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Irina Slav

Irina Slav

Irina is a writer for the U.S.-based Divergente LLC consulting firm with over a decade of experience writing on the oil and gas industry.

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Non-OPEC Oil Output Soars Despite Price Slide

Crude oil production outside the Organization of Petroleum Exporting Countries is set for further—and more intensive—growth this year and next, according to the latest monthly report of the cartel.

With U.S. production alone estimated to have hit 11.6 million bpd earlier this month as per figures from the Energy Information Administration, it’s no wonder OPEC sees the United States as the biggest driver behind non-OPEC supply growth, which it sees this year at 2.31 million bpd. This is 90,000 bpd more than what OPEC forecast a month earlier, and will be also helped by higher production in Canada, Russia, and Kazakhstan.

For the United States alone OPEC forecasts daily supply to reach 16.46 million barrels this year, rising considerably in 2019 as well, to 18.15 million bpd. This year, OPEC sees U.S. production growing by 2.06 million bps from 2017 and further by 1.69 million bpd in 2019. It is worth noting, however, that these figures include not just crude oil but also natural gas liquids.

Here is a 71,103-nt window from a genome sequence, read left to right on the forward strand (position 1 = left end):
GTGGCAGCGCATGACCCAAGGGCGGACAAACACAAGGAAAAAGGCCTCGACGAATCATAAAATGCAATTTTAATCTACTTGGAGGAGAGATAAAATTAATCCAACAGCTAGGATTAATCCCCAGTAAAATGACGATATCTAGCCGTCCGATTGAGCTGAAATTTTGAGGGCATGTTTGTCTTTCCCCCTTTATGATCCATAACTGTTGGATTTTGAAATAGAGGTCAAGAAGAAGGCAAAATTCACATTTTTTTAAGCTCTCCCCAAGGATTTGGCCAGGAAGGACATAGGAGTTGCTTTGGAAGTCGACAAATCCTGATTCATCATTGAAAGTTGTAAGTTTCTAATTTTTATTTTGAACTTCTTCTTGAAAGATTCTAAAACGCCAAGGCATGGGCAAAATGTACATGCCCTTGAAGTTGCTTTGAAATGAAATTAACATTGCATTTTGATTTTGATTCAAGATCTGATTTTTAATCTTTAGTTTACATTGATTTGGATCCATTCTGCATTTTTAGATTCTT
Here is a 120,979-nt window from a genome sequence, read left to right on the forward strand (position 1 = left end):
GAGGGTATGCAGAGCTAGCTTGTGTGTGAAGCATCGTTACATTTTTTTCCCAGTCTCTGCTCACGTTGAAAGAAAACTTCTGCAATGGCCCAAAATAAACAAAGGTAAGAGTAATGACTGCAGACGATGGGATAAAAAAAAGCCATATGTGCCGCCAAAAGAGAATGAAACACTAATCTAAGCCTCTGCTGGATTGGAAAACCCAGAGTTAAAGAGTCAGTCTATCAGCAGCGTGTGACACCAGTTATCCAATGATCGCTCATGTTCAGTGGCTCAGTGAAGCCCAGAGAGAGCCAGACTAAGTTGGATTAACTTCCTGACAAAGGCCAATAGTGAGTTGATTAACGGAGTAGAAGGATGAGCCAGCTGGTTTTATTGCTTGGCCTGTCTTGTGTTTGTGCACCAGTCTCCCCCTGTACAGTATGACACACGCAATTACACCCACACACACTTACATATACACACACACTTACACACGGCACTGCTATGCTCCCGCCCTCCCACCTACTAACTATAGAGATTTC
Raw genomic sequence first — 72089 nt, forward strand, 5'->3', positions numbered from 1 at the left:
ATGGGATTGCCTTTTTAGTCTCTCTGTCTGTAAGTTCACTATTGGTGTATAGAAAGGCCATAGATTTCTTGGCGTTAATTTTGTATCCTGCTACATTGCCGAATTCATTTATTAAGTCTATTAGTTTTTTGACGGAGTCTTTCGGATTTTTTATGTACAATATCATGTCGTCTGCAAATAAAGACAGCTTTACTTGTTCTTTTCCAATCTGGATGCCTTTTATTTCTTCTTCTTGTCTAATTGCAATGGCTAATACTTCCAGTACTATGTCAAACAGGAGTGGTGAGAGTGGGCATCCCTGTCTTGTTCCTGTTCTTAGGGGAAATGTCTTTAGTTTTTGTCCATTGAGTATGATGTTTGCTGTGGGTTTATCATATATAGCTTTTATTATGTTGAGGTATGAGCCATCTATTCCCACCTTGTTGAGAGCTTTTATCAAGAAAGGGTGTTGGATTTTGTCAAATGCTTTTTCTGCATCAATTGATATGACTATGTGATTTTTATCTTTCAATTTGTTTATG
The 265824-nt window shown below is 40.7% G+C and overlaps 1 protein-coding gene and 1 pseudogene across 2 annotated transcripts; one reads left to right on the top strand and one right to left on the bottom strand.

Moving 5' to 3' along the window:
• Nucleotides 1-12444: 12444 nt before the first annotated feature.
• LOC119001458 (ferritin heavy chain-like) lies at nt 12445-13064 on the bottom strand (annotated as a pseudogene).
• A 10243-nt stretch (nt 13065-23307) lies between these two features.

In crude oil alone, OPEC expects U.S. producers to boost output to 11.43 million bpd in the last quarter of 2018 and continue ramping up production until it hits 12.5 million bpd at the end of 2019.

Thanks to these developments, oil production outside OPEC will reach 59.86 million bpd this year, growing further to 62.09 million bpd in 2019. That would represent a growth rate of 2.23 million bpd for 2019 from 2018, an upward revision by a considerable 120,000 bpd from OPEC’s October Monthly Oil Market Report.

In this context, then, it is no surprise OPEC officials, notably Saudi Arabia’s Khalid al-Falih have started to talk about production cuts again for fear of another glut like the one that dragged prices below US$30 a barrel four years ago. Whether importers would be on board with this, however, is questionable.

By Irina Slav for Oilprice.com

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  • Marc J Rauch on November 13 2018 said:
    Why do you call it a "consecutive losing day?" It sounds more like a "winning day."

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